(HOST) If you were disappointed with your garden this year – and many people were – commentator Henry Homeyer says don’t be discouraged – there’s always next year.
(HOMEYER) Being a gardener can be a humbling experience. Some years I struggle not to think of myself as the Czar of Zucchinis or the King Tut of Tomatoes. Not this year. This year I’ve had a lot less than perfect success. But I try not to focus on failures.
The season started off with weeks of rain, soggy soils, and grey skies. As usual, I started my seedlings indoors in early April. But I couldn’t get them in the ground as early I would’ve liked because my garden was often swimming. Even though I use raised beds, the ground stayed cold and wet through much of June. Eventually I planted, but by then some of my plants had decided this wasn’t their year, and just dozed all summer. The sun often hid behind a mask of gloom. Even in midsummer we never had any really hot days, the kind people like to complain about. By mid-September I still had too many unripe tomatoes, and frost was looming just over the horizon.
But all the cool wet weather was good for something – encouraging fungal diseases. Many of my full sized tomatoes developed rotten spots. Highly unusual. My Sungold cherry tomatoes produced fairly well, but kept dropping unripe tomatoes on the ground. And my peppers? Forget about them. Even my Hungarian Wax peppers that usually produce in huge numbers – in the comfort of my unheated hoop house – produced very little.
I like to remind myself that I’m not the only one who’s had a bad year. At the farmers markets of the region, gardeners have been seen actually BUYING zucchinis. Lurking around, whispering furtively, “Hey man, you know where I can score some zukes?” I haven’t heard a single zucchini joke this year. And people aren’t locking their cars to prevent friends from depositing bags of those large green missiles in the back seat. Pumpkins? I don’t have one decent carving pumpkin, and just a few pie pumpkins. My cukes look like half-inflated balloons: full diameter at one end, scrawny at the other.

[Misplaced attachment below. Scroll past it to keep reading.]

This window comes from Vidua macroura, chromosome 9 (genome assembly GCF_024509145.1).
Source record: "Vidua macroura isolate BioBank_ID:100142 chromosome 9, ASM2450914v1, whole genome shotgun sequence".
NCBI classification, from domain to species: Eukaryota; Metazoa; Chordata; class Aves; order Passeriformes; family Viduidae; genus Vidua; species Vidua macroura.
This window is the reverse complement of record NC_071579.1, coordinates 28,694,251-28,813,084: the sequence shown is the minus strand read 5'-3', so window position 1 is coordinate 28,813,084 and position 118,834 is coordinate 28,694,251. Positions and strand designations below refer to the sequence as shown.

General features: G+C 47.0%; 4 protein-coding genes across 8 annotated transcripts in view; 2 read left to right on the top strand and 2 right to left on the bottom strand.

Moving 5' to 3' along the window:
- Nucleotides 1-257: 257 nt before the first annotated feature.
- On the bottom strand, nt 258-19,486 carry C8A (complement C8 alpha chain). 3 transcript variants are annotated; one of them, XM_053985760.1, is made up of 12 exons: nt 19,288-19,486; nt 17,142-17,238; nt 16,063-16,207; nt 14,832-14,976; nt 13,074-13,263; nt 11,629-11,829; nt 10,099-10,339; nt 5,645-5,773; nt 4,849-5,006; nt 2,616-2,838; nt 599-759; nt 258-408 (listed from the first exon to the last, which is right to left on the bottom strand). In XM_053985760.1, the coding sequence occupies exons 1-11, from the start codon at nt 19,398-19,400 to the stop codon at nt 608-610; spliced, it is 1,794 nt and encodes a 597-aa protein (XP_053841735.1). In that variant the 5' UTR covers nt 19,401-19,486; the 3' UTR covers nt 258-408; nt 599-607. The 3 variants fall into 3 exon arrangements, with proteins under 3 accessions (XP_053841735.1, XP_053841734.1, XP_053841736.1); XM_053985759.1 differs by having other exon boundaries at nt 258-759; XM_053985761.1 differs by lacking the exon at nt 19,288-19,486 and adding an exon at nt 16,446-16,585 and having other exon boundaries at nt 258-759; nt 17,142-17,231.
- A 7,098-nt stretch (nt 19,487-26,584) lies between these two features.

So what has done well this year? We had a bumper crop of blackberries, and blueberries have been splendid. I think those successes can be attributed to plenty of rain following a mild winter. Fruit buds are set the summer before, and cold weather in winter can kill those buds. Maybe global warming is not such a bad thing. Maybe I should buy an SUV. Potatoes have done quite well for us. Not great, but we won’t go hungry. Broccoli, cabbages and lettuce have done well. They like cool, moist conditions, and sunshine is less important to them than some other veggies. Our leeks are great. Garlic and onions were OK.
Like most gardeners, I always believe that next year will be better. And after this summer, that’s bound to be true. It couldn’t get much worse!
Henry Homeyer is a gardening writer and columnist.